The unfortunate reality is that scammers prey on uncertainty and fear. Handling your taxes each year can be stressful, and there are a lot of unknown variables. For many scammers, this makes it a perfect opportunity to exploit people. Most of them will pose as representatives of the Canada Revenue Agency (CRA) and attempt to trick you into paying fake debts through threats and intimidation or to extract your sensitive information to commit identity fraud or to sell to other criminals.

In a broad sense, income tax scams fall into two separate buckets – the first involves targeting taxpayers to steal their money directly. The second group of scams consists in stealing money from the government through fraudulent means, such as using a taxpayer or business as a proxy in a carousel scheme.

For individual taxpayers, some of the most common scams to look out for are;

Fake audits

The scammer contacts the target claiming to represent the CRA. They will attempt to claim discrepancies in your tax filings, and immediate payment is required.

Commonly, they will often make threats of additional fees, jail time, or other serious consequences. These tactics are designed to trigger fear and convince the victim to make an impulse decision to send the money.

Fake refunds/rebates

Sometimes fraudsters will prey on people expecting tax refunds. Instead, victims will receive an email, text message, or automated phone call posing as the CRA, usually directing them to a link provided that leads the victim to a phishing website. The phishing site will try to replicate official pages where personal details will be requested to extract your personal information.

Mistaken refunds

Moving up in the complexity of scams, there is a more sophisticated scam that deals in erroneous refunds. It’s much longer and more targeted than the other types of scams. It involves some of the same tactics but targets individuals and their information.

Identity thieves start by trying to hack or extract information from local tax preparation agencies, or they will purchase already stolen information. Then scammers will use the extracted customer information to file phony tax refund requests. The CRA processes the return and deposits money into the agency clients’ accounts.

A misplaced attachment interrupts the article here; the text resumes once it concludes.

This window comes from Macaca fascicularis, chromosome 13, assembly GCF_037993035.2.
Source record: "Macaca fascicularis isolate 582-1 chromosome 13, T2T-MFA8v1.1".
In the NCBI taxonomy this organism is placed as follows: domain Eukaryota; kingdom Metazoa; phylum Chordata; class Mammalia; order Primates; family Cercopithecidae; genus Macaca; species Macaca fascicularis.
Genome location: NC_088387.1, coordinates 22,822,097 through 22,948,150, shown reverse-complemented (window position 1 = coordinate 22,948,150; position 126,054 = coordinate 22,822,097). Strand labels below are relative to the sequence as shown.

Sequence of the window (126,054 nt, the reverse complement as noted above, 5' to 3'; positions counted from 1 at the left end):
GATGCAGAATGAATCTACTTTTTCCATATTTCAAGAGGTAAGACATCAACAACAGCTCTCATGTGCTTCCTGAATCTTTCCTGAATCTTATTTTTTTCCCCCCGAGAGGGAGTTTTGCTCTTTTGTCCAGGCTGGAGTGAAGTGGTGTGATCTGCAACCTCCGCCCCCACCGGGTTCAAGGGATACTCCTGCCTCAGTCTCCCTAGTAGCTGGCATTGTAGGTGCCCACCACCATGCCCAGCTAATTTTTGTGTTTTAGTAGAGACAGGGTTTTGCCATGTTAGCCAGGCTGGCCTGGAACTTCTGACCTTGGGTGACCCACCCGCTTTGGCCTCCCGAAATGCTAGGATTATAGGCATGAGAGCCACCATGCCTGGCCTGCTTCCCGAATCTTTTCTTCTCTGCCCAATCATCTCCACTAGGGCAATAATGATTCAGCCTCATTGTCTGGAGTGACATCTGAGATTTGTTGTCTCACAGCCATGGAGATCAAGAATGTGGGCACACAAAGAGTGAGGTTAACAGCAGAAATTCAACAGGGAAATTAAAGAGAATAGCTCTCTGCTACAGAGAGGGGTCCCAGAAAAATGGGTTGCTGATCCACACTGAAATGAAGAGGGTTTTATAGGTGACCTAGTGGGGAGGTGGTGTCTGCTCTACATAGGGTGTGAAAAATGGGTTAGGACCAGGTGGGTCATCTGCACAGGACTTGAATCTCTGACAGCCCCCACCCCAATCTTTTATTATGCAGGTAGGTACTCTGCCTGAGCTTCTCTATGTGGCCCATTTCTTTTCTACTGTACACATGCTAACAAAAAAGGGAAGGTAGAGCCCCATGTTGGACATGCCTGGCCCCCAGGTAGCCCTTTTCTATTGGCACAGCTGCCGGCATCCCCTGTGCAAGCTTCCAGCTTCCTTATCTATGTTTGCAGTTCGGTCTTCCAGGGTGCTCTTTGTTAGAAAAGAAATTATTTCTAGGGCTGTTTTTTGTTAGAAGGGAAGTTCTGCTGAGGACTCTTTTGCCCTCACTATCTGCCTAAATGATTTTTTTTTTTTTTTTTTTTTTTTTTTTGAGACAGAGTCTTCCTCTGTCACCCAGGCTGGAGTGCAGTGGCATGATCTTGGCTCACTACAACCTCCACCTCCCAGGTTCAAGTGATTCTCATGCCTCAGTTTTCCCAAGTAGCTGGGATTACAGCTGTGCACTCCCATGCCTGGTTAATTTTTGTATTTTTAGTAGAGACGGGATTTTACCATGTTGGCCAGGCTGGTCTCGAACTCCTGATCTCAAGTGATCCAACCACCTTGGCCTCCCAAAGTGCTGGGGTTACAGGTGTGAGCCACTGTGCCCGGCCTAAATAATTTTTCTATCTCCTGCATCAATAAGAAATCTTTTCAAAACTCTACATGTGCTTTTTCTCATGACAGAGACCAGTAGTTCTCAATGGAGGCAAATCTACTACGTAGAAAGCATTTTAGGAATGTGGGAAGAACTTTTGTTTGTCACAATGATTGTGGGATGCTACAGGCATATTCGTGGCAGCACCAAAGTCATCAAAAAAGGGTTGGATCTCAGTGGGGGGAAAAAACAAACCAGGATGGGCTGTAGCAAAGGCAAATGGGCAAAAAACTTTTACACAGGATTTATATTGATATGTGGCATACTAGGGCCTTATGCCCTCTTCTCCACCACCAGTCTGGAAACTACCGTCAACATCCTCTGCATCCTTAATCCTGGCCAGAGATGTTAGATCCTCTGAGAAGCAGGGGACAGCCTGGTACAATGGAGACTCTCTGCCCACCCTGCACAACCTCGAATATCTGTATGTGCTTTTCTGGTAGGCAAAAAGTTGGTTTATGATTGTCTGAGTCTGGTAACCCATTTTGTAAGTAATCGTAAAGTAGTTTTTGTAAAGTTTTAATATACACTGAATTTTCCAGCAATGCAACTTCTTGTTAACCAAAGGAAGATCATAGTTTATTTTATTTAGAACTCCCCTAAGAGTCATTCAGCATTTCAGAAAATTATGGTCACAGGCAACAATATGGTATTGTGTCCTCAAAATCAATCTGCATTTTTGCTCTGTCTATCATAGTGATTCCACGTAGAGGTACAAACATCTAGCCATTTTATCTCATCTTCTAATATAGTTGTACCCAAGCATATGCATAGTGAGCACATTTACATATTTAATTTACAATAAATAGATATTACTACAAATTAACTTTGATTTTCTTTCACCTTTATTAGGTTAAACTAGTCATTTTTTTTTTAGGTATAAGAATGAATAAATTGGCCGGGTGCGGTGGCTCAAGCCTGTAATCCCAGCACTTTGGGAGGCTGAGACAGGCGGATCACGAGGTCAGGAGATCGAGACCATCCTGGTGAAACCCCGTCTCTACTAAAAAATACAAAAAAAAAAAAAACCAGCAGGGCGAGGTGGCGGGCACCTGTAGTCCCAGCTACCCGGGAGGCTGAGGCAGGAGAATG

They will then attempt something similar to the fake audit scam – posing as a CRA agent and demanding the money be paid back immediately using intimidation and fear tactics.

Fraudulent or dishonest tax return preparer

While most tax preparers are honest, some bad actors will leverage your situation to defraud the government. Always be cautious of tax preparers that don’t ask for standard information such as receipts or other typical documents or that ask you to pre-sign a blank tax return.

Another group of scammers will pretend to be official tax preparers during the busy season. If they are not properly qualified, there is a higher chance of problems or fraudulent returns. The fraudsters may also attempt to steal your personal information to use in their schemes or to sell to other scammers.

If you think you’ve been the victim of a scam or are in a troubling situation and don’t know what to do, then reach out to us, the tax law experts, for a consultation.

NOT LEGAL ADVICE. Information made available on this website in any form is for information purposes only and is a general discussion of certain legal matters. It is not, and should not be taken as legal advice. You should not rely on or take or fail to take any action based on this information. If you require legal advice, we would be pleased to discuss resolutions to specific legal concerns you may have.